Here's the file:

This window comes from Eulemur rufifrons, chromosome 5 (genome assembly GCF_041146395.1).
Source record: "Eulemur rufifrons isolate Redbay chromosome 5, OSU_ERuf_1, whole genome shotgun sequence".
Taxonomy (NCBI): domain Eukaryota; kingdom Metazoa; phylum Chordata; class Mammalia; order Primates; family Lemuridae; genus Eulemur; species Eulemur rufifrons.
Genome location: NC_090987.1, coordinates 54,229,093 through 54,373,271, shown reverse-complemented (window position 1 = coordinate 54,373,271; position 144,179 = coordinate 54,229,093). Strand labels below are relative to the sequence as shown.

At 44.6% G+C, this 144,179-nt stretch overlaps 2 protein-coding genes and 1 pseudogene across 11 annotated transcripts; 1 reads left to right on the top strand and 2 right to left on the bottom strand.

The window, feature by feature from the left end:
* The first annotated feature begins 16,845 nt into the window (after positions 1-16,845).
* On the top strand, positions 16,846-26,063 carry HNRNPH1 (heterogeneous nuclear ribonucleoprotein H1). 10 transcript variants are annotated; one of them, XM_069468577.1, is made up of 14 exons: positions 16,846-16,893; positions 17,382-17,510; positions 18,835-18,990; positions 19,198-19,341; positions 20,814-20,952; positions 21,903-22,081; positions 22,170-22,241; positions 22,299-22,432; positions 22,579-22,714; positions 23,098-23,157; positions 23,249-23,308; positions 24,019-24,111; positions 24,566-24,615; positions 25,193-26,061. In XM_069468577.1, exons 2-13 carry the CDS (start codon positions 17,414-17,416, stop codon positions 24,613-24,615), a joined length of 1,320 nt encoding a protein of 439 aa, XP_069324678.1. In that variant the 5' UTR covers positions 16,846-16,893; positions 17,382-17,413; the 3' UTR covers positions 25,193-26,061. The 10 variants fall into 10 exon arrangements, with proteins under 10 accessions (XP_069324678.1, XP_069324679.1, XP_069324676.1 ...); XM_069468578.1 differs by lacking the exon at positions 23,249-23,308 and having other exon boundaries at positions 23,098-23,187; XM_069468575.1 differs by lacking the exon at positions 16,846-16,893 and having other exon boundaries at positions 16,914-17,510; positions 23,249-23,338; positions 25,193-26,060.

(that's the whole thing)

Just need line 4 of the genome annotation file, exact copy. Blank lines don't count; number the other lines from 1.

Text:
Genome location: NC_090987.1, coordinates 54,229,093 through 54,373,271, shown reverse-complemented (window position 1 = coordinate 54,373,271; position 144,179 = coordinate 54,229,093). Strand labels below are relative to the sequence as shown.